In the past couple days, I’ve been thinking about one of those childhood pleasures which is rarely duplicated by adults — the sleepover. On a Friday night like this one, I’d go home after school with my friend Stacey. We’d go swimming in the afternoon, rummage around in her glamorous older sister’s room, make ourselves English muffin pizzas for dinner, then lay out sleeping bags on the floor of her family room and watch movies on betamax — Sixteen Candles, the Breakfast Club, Pretty in Pink and my personal favorite — Some Kind of Wonderful. We’d stay up late and tell secrets, and in the morning Stacey’s dad would make us coffee ice cream milkshakes for breakfast. There’s a special magic to a sleepover — it’s almost as good as being grown up. Making your own pizza! Staying up late! Eating ice cream for breakfast! And of course, those wonderful movies about the perils of growing up, of following your heart, of living in an unfriendly world, that we were too young to really empathize with but loved nonetheless.
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A Late Date — Brown Butter Sandwich Cookies


I am woefully behind in posting my Daring Baker’s challenge this month, and I am woefully behind in doing it as well. But this weekend I finally screwed my courage to the sticking point and set to work.

 

The July Daring Bakers’ challenge was hosted by Nicole at Sweet Tooth. She chose Chocolate Covered Marshmallow Cookies and Milan Cookies from pastry chef Gale Gand of the Food Network. If you haven’t picked up on it, these are both recipes for popular commercial cookies – Mallomars and Milanos. While I do love a good Mallomar, and they are nearly impossible to find in California, I have always had a soft spot for the Pepperidge Farm Milanos, and decided to try my hand at those (with the bonus that they were much simpler, and did not involve making marshmallows, which is not difficult exactly, but is very, very messy. At least in my kitchen.)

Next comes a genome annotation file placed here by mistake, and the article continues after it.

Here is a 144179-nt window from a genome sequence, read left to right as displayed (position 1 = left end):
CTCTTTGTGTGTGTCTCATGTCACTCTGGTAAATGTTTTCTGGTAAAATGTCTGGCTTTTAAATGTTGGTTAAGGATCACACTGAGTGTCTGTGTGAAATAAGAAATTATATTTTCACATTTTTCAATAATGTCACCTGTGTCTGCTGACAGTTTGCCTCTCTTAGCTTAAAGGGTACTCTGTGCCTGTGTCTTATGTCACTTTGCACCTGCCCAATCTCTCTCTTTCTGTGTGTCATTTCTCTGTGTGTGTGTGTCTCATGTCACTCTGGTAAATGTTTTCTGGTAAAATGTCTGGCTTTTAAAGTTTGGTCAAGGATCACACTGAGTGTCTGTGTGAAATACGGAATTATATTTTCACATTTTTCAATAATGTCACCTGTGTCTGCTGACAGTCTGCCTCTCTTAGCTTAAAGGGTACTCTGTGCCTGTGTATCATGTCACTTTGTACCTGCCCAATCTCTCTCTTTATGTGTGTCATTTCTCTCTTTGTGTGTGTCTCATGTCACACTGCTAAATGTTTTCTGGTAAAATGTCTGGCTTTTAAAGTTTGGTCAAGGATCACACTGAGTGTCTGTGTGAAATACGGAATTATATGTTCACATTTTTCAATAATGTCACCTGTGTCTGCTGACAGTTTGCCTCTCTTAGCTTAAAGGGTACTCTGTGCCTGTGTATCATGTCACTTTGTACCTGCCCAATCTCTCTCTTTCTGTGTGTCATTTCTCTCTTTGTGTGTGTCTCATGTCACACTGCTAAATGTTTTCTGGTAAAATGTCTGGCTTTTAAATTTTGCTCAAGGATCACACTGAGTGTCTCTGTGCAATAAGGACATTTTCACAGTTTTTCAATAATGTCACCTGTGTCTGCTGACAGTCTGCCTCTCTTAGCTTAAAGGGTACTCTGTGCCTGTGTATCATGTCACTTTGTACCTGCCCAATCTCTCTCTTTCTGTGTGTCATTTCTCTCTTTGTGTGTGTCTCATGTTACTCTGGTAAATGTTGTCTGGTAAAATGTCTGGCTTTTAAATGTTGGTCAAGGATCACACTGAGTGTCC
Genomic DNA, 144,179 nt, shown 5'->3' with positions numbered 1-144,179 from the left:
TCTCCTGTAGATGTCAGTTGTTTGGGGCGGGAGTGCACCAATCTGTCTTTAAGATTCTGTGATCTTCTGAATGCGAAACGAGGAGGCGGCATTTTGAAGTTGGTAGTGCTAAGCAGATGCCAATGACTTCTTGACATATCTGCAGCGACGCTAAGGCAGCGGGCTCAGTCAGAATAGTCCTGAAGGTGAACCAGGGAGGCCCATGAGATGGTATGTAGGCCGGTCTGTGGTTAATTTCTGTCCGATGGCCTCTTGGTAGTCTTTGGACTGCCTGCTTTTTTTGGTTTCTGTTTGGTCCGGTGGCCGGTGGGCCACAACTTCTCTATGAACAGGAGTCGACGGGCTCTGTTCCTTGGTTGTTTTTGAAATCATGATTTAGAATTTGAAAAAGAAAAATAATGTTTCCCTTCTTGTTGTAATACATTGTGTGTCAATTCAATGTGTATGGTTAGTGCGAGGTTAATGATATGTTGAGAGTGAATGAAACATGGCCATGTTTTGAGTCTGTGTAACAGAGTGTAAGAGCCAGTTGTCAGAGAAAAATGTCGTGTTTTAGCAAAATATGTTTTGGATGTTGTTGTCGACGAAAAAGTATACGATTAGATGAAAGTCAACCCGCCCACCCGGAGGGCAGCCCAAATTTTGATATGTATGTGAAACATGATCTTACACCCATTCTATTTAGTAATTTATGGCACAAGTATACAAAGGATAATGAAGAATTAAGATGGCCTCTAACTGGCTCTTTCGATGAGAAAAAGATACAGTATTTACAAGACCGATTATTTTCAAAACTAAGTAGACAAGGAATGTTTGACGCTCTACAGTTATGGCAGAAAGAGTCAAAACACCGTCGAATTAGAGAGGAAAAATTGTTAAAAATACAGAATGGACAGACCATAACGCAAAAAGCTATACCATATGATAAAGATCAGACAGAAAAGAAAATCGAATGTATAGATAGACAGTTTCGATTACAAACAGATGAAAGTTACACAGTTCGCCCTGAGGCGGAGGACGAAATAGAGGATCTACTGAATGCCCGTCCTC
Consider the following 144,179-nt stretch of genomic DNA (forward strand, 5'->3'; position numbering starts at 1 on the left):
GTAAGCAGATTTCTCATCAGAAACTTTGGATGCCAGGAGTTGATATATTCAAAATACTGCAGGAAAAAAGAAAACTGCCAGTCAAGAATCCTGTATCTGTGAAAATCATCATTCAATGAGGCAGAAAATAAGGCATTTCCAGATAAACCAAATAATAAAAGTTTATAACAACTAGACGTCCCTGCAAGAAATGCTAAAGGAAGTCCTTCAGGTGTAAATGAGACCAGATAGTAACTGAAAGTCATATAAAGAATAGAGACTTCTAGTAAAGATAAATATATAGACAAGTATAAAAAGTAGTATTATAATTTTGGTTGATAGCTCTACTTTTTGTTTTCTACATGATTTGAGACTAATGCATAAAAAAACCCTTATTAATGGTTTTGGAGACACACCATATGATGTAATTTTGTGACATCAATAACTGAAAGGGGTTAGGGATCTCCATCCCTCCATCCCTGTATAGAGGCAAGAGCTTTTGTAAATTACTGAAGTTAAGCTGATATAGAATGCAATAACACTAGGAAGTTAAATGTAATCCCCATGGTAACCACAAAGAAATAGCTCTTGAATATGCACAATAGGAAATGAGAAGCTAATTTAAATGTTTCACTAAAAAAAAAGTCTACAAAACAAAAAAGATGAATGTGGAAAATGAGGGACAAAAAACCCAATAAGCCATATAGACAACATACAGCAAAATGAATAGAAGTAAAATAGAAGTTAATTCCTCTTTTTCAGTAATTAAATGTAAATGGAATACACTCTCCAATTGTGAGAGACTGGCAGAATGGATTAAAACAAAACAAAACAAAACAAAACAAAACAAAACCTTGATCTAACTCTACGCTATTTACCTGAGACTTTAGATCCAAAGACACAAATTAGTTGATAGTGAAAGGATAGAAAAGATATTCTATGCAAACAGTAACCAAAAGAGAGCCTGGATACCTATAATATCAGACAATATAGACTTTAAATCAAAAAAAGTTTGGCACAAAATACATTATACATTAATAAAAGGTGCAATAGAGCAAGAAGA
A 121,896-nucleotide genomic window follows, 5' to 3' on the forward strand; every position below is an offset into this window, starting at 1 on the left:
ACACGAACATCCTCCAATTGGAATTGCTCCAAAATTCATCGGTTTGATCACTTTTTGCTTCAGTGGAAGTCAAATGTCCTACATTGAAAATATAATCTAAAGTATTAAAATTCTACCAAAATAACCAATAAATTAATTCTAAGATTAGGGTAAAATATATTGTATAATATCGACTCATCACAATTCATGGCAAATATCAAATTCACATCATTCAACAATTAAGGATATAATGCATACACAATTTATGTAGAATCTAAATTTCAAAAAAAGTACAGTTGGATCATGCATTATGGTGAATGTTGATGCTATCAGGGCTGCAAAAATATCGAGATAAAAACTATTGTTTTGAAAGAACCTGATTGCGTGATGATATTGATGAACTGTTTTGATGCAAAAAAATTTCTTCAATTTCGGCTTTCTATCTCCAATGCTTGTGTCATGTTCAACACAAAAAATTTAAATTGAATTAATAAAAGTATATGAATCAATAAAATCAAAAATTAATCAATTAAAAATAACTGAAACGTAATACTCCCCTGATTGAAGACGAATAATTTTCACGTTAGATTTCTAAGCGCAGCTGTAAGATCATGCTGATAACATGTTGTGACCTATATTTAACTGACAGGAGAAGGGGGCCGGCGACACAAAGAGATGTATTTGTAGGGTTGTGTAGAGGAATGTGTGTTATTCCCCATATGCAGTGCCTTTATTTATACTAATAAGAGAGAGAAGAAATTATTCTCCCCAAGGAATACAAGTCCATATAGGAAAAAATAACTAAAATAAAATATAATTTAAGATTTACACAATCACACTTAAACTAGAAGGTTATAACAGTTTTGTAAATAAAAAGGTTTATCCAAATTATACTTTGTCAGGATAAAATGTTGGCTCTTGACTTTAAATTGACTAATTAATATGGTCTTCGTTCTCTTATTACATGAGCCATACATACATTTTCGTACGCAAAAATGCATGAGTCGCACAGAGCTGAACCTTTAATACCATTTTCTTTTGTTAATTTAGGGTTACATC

Of course, being in the dog days of summer and feeling somewhat lackadaisical, I mixed up the recipe techniques quite a bit (I’ve linked to the original recipe below, and posted my changes) which resulted in chewy, buttery sandwich cookies that were nothing like Milanos (mostly in texture – these were NOT crunchy) but tasted fantastic all the same. They certainly disappeared in my house. I was lucky I got to take any pictures.

Brown Butter Sandwich Cookies
Author: 
Prep time: 
Cook time: 
Total time: 
Serves: 15
 
Ingredients
For the Cookies:
  • 6 ounces salted butter
  • 2.5 cups powdered sugar
  • 6 egg whites
  • 2 T vanilla extract
  • 1½ cups all purpose flour
  • Cookie filling, recipe follows
Cookie filling:
  • 4 ounces semisweet chocolate
  • 1 ounce butter
Instructions
For the cookies
  1. In a small saucepan, melt the butter, and cook, over medium heat, until the butter is fragrant and has taken on a rich nutty brown color. Set aside and cool. Beat the egg whites until frothy, add the powdered sugar, vanilla and brown butter and beat until combined. Add the flour, stir until just mixed, and spoon mixture onto cookie sheets lined with parchment. Bake at 350 degrees 10-11 minutes, or until the edges are golden brown.
For the Filling:
  1. Melt the butter and the chocolate together over low heat until smooth.
To assemble the cookies:
  1. Match up cookies until you have reasonably matching pairs. On one side of each pair, brush a layer of chocolate to edges of cookie. I like to keep the chocolate relatively thin so it doesn't overwhelm the flavor of the brown butter. Sandwich together with pair.
Notes
Note: the original Gale Gand recipe can be found here: http://thedaringkitchen.com/recipe/mallows-and-milans-cookies I will admit that several cookies got eaten in my household before I got around to sandwiching them at all. If you have more self-restraint than we do, you might want to double the filling recipe.